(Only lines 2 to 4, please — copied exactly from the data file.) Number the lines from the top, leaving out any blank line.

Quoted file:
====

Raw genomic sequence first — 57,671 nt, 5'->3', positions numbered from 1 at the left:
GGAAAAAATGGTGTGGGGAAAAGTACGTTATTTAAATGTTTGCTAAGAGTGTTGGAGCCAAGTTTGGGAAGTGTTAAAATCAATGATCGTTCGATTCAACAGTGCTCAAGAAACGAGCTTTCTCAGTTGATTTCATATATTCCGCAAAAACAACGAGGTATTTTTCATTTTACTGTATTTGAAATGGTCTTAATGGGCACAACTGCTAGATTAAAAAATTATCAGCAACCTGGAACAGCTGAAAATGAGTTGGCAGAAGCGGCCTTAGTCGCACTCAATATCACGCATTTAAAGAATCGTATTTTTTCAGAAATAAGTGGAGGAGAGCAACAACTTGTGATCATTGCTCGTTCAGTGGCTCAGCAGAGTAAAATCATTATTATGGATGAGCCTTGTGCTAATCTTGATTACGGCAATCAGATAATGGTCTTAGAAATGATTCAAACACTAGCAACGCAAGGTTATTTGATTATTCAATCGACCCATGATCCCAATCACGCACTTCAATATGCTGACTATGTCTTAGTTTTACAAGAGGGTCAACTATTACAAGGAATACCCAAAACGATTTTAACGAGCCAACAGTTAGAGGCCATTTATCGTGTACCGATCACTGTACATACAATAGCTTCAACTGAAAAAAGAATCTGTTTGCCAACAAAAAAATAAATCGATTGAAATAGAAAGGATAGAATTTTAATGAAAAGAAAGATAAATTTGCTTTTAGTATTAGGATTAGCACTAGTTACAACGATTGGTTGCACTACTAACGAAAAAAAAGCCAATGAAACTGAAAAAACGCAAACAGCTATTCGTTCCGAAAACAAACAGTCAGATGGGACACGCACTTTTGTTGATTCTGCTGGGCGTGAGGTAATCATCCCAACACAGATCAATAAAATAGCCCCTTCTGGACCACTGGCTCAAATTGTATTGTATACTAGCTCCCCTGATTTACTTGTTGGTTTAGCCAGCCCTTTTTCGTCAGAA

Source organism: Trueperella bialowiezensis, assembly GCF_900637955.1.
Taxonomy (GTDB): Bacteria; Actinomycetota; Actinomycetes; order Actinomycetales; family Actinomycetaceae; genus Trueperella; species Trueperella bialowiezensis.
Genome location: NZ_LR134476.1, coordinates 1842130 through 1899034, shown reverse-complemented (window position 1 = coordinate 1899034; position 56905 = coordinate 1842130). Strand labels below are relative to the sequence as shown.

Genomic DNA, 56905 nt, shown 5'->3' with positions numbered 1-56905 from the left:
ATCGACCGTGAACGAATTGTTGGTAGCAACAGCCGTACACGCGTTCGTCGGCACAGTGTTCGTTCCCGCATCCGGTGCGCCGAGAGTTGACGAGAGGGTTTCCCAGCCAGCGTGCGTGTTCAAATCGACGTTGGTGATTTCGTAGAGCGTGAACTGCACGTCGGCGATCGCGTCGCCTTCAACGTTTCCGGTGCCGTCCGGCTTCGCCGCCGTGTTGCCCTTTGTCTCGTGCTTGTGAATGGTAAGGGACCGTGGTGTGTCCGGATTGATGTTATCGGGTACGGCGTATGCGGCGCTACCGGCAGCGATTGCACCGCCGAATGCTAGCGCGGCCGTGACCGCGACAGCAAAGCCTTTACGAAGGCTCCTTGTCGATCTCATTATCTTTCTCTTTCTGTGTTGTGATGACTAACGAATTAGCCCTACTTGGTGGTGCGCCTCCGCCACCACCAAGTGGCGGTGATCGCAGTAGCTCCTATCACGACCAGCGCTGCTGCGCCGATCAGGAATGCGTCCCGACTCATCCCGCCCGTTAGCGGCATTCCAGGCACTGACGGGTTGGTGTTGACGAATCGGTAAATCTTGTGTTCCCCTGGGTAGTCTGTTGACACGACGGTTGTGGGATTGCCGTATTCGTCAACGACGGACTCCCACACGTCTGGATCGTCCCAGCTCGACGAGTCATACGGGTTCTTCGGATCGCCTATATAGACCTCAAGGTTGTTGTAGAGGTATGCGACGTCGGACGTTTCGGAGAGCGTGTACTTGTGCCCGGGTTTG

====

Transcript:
GGAAAAAATGGTGTGGGGAAAAGTACGTTATTTAAATGTTTGCTAAGAGTGTTGGAGCCAAGTTTGGGAAGTGTTAAAATCAATGATCGTTCGATTCAACAGTGCTCAAGAAACGAGCTTTCTCAGTTGATTTCATATATTCCGCAAAAACAACGAGGTATTTTTCATTTTACTGTATTTGAAATGGTCTTAATGGGCACAACTGCTAGATTAAAAAATTATCAGCAACCTGGAACAGCTGAAAATGAGTTGGCAGAAGCGGCCTTAGTCGCACTCAATATCACGCATTTAAAGAATCGTATTTTTTCAGAAATAAGTGGAGGAGAGCAACAACTTGTGATCATTGCTCGTTCAGTGGCTCAGCAGAGTAAAATCATTATTATGGATGAGCCTTGTGCTAATCTTGATTACGGCAATCAGATAATGGTCTTAGAAATGATTCAAACACTAGCAACGCAAGGTTATTTGATTATTCAATCGACCCATGATCCCAATCACGCACTTCAATATGCTGACTATGTCTTAGTTTTACAAGAGGGTCAACTATTACAAGGAATACCCAAAACGATTTTAACGAGCCAACAGTTAGAGGCCATTTATCGTGTACCGATCACTGTACATACAATAGCTTCAACTGAAAAAAGAATCTGTTTGCCAACAAAAAAATAAATCGATTGAAATAGAAAGGATAGAATTTTAATGAAAAGAAAGATAAATTTGCTTTTAGTATTAGGATTAGCACTAGTTACAACGATTGGTTGCACTACTAACGAAAAAAAAGCCAATGAAACTGAAAAAACGCAAACAGCTATTCGTTCCGAAAACAAACAGTCAGATGGGACACGCACTTTTGTTGATTCTGCTGGGCGTGAGGTAATCATCCCAACACAGATCAATAAAATAGCCCCTTCTGGACCACTGGCTCAAATTGTATTGTATACTAGCTCCCCTGATTTACTTGTTGGTTTAGCCAGCCCTTTTTCGTCAGAA

Source organism: Trueperella bialowiezensis, assembly GCF_900637955.1.
Taxonomy (GTDB): Bacteria; Actinomycetota; Actinomycetes; order Actinomycetales; family Actinomycetaceae; genus Trueperella; species Trueperella bialowiezensis.